Electrochemical performance of the assembled cells were then tested by galvanostatic charge/discharge measurements, cyclic voltammetry (CV) and electrochemical impedance spectroscopy (EIS). Charge/discharge tests of the assembled cells were carried out using a commercial battery test system (LAND model, CT2001A) at a constant current in the potential range of 0.01–3.00 V (vs Li/Li+). The cyclic voltammetry measurements were conducted in the same potential window at a scanning rate of 0.05 mV·s−1. Electrochemical impedance spectroscopy was carried out at a frequency range 10 mHz to 1 MHz with an AC amplitude of 10 mV. Both CV and EIS measurements were carried out on an electrochemical workstation (Ametek 1470E)

Results and Discussion

Figure 1a shows XRD spectra of Fe2O3/COOH-MWCNT composites and COOH-MWCNT. All peaks of Fe2O3 can be assigned to rhombohedral α-Fe2O3 (JCPDS No. 33-0664), indicating the well-crystalline structure of the as-prepared Fe2O3 nanoparticles. The black spectrum refers to carbon nanotubes, and the peak at 26° is the characteristic peak of carbon nanotubes. No obvious impurity peak was observed, indicating that high crystallinity and purity of the synthesized materials. Figure 1b shows SEM images of the as-prepared Fe2O3 composites, which consist of Fe2O3 nanoparticles (ca. 100–200 nm) evenly distributed within the MWCNT networks. Such networks are advantageous for ionic migration. Figure 1c,1d shows the energy dispersive X-ray analysis (EDX) of the Fe2O3/MWCNT composite. Three distinct elements (C, O and Fe) can be observed. All the elements were uniformly distributed. The aforementioned results demonstrated that Fe2O3 nanoparticles were evenly distributed over the COOH-MWCNT frameworks.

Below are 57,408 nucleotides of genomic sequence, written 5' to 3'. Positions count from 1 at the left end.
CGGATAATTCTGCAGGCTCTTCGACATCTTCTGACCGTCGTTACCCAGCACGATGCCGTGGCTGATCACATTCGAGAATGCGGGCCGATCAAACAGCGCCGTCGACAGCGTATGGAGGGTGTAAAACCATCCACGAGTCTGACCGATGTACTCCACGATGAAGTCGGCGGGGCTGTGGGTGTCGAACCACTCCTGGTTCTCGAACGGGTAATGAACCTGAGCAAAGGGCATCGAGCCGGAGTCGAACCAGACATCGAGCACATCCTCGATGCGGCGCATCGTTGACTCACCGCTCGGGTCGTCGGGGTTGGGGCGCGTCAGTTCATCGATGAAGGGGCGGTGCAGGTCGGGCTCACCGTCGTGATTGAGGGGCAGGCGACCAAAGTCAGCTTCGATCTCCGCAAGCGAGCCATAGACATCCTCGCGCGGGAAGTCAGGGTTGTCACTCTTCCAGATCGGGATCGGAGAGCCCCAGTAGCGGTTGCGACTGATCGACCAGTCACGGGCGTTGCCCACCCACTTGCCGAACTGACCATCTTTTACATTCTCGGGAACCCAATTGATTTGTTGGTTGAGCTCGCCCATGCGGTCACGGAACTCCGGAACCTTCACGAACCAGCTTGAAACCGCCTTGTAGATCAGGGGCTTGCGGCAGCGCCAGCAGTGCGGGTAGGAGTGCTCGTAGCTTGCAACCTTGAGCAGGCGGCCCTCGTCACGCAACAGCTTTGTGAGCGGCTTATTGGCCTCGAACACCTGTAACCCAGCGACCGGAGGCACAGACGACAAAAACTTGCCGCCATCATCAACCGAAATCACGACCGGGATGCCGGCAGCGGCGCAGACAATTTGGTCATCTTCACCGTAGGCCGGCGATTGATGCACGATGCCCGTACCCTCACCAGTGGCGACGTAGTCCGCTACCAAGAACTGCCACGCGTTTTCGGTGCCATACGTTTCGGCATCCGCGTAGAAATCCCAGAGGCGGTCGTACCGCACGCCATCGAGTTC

Figure 1: Fe2O3/COOH-MWCNT composites: (a) XRD patterns; (b) SEM image; (c) and (d) energy-dispersive X-ray analysis (EDX).

The structure of the as-prepared Fe2O3/COOH-MWCNT composite material was further examined by TEM and HRTEM. The results are presented in Figure 2. It can be seen in Figure 2a that Fe2O3 particles with a size of around 200 nm are evenly distributed between COOH-MWCNTs, which is in good agreement with the SEM result. Figure 2b shows a HRTEM image of the composites. There is an obvious secondary structure in which smaller Fe2O3 nanoparticles are formed on larger Fe2O3 nanoparticles. Figure 2c shows a HRTEM image and a selected area electron diffraction pattern of the Fe2O3 nanoparticles. Smaller secondary particles are clearly observed. The measured (110) lattice spacing is 0.25 nm, which is in agreement with [35].


Figure 2: Fe2O3/COOH-MWCNT composites: (a) and (b) HRTEM; (c) HRTEM and selected area electron diffraction patterns of TEM.